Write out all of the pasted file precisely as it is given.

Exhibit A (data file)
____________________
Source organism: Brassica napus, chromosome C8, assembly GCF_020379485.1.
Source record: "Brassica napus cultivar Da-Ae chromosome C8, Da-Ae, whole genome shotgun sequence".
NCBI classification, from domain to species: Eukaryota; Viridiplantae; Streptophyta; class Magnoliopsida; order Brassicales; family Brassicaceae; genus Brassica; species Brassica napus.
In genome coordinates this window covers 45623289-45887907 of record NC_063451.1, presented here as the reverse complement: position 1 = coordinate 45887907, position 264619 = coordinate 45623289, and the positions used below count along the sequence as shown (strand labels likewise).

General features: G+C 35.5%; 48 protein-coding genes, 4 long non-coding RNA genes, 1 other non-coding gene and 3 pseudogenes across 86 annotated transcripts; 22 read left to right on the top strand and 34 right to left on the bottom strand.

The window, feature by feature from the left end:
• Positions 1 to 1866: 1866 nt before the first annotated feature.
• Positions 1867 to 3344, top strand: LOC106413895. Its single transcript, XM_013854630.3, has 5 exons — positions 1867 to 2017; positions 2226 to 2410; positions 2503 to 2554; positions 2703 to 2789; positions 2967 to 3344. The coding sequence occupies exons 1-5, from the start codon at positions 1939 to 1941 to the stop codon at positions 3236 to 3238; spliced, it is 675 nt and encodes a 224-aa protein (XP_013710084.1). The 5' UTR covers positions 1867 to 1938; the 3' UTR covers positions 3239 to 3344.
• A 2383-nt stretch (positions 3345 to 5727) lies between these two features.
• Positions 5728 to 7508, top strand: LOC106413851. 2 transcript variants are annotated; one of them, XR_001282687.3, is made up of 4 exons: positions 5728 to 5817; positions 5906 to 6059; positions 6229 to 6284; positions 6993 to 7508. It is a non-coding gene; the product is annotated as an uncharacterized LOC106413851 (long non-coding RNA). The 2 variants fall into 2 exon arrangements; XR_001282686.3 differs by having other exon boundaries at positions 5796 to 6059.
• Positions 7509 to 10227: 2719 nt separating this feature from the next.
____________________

Source organism: Brassica napus, chromosome C8, assembly GCF_020379485.1.
Source record: "Brassica napus cultivar Da-Ae chromosome C8, Da-Ae, whole genome shotgun sequence".
NCBI classification, from domain to species: Eukaryota; Viridiplantae; Streptophyta; class Magnoliopsida; order Brassicales; family Brassicaceae; genus Brassica; species Brassica napus.
In genome coordinates this window covers 45623289-45887907 of record NC_063451.1, presented here as the reverse complement: position 1 = coordinate 45887907, position 264619 = coordinate 45623289, and the positions used below count along the sequence as shown (strand labels likewise).

General features: G+C 35.5%; 48 protein-coding genes, 4 long non-coding RNA genes, 1 other non-coding gene and 3 pseudogenes across 86 annotated transcripts; 22 read left to right on the top strand and 34 right to left on the bottom strand.

The window, feature by feature from the left end:
• Positions 1 to 1866: 1866 nt before the first annotated feature.
• Positions 1867 to 3344, top strand: LOC106413895. Its single transcript, XM_013854630.3, has 5 exons — positions 1867 to 2017; positions 2226 to 2410; positions 2503 to 2554; positions 2703 to 2789; positions 2967 to 3344. The coding sequence occupies exons 1-5, from the start codon at positions 1939 to 1941 to the stop codon at positions 3236 to 3238; spliced, it is 675 nt and encodes a 224-aa protein (XP_013710084.1). The 5' UTR covers positions 1867 to 1938; the 3' UTR covers positions 3239 to 3344.
• A 2383-nt stretch (positions 3345 to 5727) lies between these two features.
• Positions 5728 to 7508, top strand: LOC106413851. 2 transcript variants are annotated; one of them, XR_001282687.3, is made up of 4 exons: positions 5728 to 5817; positions 5906 to 6059; positions 6229 to 6284; positions 6993 to 7508. It is a non-coding gene; the product is annotated as an uncharacterized LOC106413851 (long non-coding RNA). The 2 variants fall into 2 exon arrangements; XR_001282686.3 differs by having other exon boundaries at positions 5796 to 6059.
• Positions 7509 to 10227: 2719 nt separating this feature from the next.